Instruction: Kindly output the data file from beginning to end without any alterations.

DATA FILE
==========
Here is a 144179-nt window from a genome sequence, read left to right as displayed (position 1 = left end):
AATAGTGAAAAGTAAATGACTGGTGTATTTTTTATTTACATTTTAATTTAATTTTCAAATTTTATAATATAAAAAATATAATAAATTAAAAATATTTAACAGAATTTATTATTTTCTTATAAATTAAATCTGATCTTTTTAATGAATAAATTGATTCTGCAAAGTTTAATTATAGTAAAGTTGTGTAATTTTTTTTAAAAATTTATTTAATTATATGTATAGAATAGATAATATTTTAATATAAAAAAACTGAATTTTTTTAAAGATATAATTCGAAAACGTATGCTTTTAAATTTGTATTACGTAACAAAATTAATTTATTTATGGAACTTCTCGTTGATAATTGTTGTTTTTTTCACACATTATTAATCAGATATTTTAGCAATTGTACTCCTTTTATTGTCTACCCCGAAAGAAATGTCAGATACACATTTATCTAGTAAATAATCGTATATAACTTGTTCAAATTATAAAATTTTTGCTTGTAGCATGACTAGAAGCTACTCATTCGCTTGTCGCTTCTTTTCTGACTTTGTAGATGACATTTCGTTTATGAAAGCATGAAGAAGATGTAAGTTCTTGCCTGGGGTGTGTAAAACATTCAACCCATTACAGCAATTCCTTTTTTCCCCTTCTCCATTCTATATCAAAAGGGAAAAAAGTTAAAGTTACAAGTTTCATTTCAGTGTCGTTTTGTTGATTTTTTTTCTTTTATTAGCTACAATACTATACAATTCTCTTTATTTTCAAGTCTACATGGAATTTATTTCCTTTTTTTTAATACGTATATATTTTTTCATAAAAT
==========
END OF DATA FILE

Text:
Here is a 144179-nt window from a genome sequence, read left to right as displayed (position 1 = left end):
AATAGTGAAAAGTAAATGACTGGTGTATTTTTTATTTACATTTTAATTTAATTTTCAAATTTTATAATATAAAAAATATAATAAATTAAAAATATTTAACAGAATTTATTATTTTCTTATAAATTAAATCTGATCTTTTTAATGAATAAATTGATTCTGCAAAGTTTAATTATAGTAAAGTTGTGTAATTTTTTTTAAAAATTTATTTAATTATATGTATAGAATAGATAATATTTTAATATAAAAAAACTGAATTTTTTTAAAGATATAATTCGAAAACGTATGCTTTTAAATTTGTATTACGTAACAAAATTAATTTATTTATGGAACTTCTCGTTGATAATTGTTGTTTTTTTCACACATTATTAATCAGATATTTTAGCAATTGTACTCCTTTTATTGTCTACCCCGAAAGAAATGTCAGATACACATTTATCTAGTAAATAATCGTATATAACTTGTTCAAATTATAAAATTTTTGCTTGTAGCATGACTAGAAGCTACTCATTCGCTTGTCGCTTCTTTTCTGACTTTGTAGATGACATTTCGTTTATGAAAGCATGAAGAAGATGTAAGTTCTTGCCTGGGGTGTGTAAAACATTCAACCCATTACAGCAATTCCTTTTTTCCCCTTCTCCATTCTATATCAAAAGGGAAAAAAGTTAAAGTTACAAGTTTCATTTCAGTGTCGTTTTGTTGATTTTTTTTCTTTTATTAGCTACAATACTATACAATTCTCTTTATTTTCAAGTCTACATGGAATTTATTTCCTTTTTTTTAATACGTATATATTTTTTCATAAAAT